Similarly, Google Play users became victims of malicious apps claiming to serve cryptocurrency wallets. People were tricked into storing cryptocurrency in those wallets. Needless to say, none of them ever got their cryptocurrencies back.
These two are just an example of easy frauds that actually happened on Android devices. And that can happen just as easily on Chromebooks.
But for Chromebooks, in particular, we should mention the malwares that rely on browser extensions. Those have the highest odds of entering these devices (and any other device running on Chrome OS). Malicious websites run very aggressive campaigns. By doing so, they make many of their visitors to install harmful browser extensions.
To make it less suspicious, most of these extensions show up on the official Chrome store. But as opposed to the legit, unharmful extensions, these ones don’t have reviews. And don’t have screenshots or detailed product information either. Plus, they usually mention a wide and invasive range of permissions that they request for running. All these should make users become suspicious about going through with installing and using those extensions.
So, all the reasons to beware of malicious extensions and spying apps when using your Chromebook! Oh, and don’t forget the phishing emails, you’re just as a sure victim when accessing those from your Chromebook as you are on any other device…
How to ensure the best virus protection for Chromebook?
Judging by the way they are built, Chromebook devices make a pretty good job at sandboxing. They take this technology all the way to a tab’s level, meaning that if one tab is infected in any way while you surf the web, the other tabs and apps are still safe. And still, the unsecure websites and phishing scams lurking from the depth of the internet make it difficult to stay protected. Even when you’re running on the latest Chrome OS update.
Identity theft still remains a serious reason for concern, considering the numerous mechanisms that hackers have at hand to get your personal, sensitive information. So, if you want to “breathe a little easier” than Google itself can help you breathe, walk the extra mile and get yourself a decent antivirus software.
The best antivirus for Chromebook?
It could be any antivirus software currently on the market that ranks high in terms of efficiency. Think of Bitdefender, Norton, Kaspersky, Avira or even Avast. It has to be something with lots of additional features, developed particularly in the direction of identity protection, with extra banking features and password managers. If you’ll look up for Avira, in particular, you’ll notice it comes with lots of Chrome web extensions, which is particularly convenient for your Chromebook.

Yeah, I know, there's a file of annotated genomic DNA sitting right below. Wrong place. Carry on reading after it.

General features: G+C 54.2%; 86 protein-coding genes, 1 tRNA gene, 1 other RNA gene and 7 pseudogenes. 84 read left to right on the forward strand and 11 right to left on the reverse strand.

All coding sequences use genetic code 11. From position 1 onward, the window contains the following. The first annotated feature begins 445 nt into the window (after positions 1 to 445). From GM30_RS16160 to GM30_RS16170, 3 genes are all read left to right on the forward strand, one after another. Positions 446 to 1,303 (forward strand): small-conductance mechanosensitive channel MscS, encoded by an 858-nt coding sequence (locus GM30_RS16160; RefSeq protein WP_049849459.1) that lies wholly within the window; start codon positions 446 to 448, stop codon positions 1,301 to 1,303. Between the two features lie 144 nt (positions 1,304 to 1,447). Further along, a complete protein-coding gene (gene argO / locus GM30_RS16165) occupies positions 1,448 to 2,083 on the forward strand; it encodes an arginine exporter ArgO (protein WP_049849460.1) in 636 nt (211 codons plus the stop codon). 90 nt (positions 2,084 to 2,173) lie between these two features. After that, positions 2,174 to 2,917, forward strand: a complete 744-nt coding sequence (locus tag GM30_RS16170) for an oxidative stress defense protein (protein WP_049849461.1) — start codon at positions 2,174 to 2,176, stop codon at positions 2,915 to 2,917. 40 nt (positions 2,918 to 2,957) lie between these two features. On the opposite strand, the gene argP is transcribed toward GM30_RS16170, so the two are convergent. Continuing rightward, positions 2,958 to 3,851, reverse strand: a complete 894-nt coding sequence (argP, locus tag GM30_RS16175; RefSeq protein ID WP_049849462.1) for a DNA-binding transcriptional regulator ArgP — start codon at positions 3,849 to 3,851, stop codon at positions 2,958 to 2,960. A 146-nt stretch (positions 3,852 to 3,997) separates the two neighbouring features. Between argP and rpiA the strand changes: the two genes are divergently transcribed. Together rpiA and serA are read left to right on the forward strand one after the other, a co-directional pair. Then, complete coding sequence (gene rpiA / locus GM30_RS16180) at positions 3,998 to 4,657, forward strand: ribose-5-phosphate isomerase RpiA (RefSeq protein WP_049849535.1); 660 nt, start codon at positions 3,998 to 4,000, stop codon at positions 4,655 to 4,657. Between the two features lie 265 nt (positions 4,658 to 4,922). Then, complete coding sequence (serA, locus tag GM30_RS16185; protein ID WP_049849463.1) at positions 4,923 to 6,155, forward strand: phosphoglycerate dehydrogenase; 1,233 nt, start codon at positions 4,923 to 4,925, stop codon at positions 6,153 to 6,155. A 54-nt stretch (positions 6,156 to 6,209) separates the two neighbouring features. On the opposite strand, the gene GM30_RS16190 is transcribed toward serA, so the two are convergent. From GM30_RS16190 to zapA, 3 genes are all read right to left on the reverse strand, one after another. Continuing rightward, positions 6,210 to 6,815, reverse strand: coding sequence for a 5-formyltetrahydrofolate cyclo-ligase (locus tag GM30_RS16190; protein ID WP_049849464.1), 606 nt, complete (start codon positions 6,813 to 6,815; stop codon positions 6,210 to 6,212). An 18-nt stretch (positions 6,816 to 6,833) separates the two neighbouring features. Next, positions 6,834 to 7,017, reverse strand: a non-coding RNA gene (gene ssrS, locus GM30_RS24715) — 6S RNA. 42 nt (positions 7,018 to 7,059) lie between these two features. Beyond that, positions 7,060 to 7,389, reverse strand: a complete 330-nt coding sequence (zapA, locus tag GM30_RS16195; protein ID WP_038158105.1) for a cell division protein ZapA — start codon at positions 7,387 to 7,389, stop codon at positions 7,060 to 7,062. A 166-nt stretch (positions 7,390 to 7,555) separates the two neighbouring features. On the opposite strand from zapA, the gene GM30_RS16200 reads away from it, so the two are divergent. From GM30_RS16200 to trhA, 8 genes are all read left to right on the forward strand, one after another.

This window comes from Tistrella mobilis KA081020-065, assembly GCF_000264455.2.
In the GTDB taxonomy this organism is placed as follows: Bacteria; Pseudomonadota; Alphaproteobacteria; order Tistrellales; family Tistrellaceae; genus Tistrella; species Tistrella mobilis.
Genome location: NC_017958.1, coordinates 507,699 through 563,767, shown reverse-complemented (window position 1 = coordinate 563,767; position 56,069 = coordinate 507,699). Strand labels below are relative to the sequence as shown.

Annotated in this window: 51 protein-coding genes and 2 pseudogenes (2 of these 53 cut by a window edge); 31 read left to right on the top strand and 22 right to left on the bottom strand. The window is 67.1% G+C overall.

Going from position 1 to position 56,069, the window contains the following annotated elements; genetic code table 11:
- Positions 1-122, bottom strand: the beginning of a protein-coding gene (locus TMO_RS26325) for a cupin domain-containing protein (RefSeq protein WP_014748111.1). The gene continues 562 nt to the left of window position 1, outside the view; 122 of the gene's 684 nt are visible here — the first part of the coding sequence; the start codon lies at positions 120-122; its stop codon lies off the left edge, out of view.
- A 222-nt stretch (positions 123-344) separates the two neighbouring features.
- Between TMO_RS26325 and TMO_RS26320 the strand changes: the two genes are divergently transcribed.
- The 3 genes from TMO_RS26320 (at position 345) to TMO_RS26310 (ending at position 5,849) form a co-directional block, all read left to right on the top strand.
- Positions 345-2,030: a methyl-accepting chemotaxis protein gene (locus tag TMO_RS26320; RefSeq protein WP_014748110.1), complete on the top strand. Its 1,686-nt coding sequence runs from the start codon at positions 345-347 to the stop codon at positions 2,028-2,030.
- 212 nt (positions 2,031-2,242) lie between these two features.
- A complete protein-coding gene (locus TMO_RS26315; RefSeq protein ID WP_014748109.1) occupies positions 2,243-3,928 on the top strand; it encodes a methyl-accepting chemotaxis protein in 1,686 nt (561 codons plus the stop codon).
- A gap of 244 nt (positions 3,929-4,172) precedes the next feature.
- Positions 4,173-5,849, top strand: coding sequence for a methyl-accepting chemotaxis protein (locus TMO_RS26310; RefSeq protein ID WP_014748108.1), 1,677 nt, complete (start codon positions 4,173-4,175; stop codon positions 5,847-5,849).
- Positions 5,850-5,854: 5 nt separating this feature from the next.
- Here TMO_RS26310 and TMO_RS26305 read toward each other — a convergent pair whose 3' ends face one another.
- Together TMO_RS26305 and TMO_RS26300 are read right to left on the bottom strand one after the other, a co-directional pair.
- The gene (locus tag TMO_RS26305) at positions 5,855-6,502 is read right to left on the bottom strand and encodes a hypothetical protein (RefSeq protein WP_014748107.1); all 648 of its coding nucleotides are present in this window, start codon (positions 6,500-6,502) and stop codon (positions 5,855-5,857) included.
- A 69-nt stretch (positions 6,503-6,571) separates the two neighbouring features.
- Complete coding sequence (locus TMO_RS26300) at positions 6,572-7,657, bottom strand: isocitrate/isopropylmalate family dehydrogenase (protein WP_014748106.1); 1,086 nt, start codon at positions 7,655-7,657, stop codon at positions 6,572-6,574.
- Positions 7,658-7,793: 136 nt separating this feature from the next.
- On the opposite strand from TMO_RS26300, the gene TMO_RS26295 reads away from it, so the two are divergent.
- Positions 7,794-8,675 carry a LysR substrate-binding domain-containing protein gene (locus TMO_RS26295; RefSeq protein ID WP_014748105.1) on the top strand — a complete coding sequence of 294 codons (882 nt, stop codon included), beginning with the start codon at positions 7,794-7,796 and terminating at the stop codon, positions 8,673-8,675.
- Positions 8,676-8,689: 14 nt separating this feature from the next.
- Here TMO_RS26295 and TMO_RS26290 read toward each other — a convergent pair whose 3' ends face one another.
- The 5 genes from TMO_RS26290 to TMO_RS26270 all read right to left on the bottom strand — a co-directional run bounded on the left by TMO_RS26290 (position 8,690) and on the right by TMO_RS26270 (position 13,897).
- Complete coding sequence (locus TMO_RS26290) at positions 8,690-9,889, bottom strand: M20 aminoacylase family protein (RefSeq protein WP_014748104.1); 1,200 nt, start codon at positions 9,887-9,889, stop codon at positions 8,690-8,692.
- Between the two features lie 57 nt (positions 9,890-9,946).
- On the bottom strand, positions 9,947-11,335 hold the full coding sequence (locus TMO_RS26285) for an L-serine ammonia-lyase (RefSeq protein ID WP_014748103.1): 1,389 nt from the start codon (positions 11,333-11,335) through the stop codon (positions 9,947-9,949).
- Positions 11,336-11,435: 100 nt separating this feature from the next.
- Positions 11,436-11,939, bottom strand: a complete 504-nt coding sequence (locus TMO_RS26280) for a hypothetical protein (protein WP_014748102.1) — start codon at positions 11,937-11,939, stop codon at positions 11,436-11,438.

As a special option, there’s the Antivirus Online Scanner extension. It’s a Chrome-specific tool capable to check online attachments and files, combining the scanning power of more than 40 different scan engines.
And then, there’s the Malwarebytes antivirus for Chromebooks… Malwarebytes says that the Chrome OS is safe but if there’s even the slightest chance to get infected, it can happen through an Android app. And so, what this Chrome OS dedicated antivirus does is to check the device for all its Android-related potential security risks. And to scan every single Android app you’re trying to install.
Anything else you can do?
Other than that, be smart about the way you navigate the web, always keep your OS version up to date, and never ever enable the Developer Mode. Go ahead and install one of the best antivirus software out there, if you still have concerns. Do all that because it is always best to be safe than sorry…
The biggest danger, after all, is to consider your Chromebook bulletproof. Because that’s when you tend to become careless and expose yourself to risks that could otherwise be easily avoided.
After all that’s been said, it is safe to conclude: the opinion that Chromebooks don’t need antiviruses is a dangerous myth. One that falls in the same category with the Android and Linux allegedly virus-proof operating systems. In reality, whatever built-in protection mechanisms an OS would have, it just cannot match the security coming from a dedicated provider.
Google has a lot on its plate. And for the Chromebooks alone, between ensuring that overwhelming (and highly appreciated) selection of apps, providing and maintaining a lightning-fast performance, and ensuring protection…
You’d have to think: as much as it protects, it clearly cannot compete with the input of a dedicated security provider. The latter has a team of security analysts in place that knows only one thing, to find and patch vulnerabilities. So, why not get yourself the best protection out there, considering the stakes?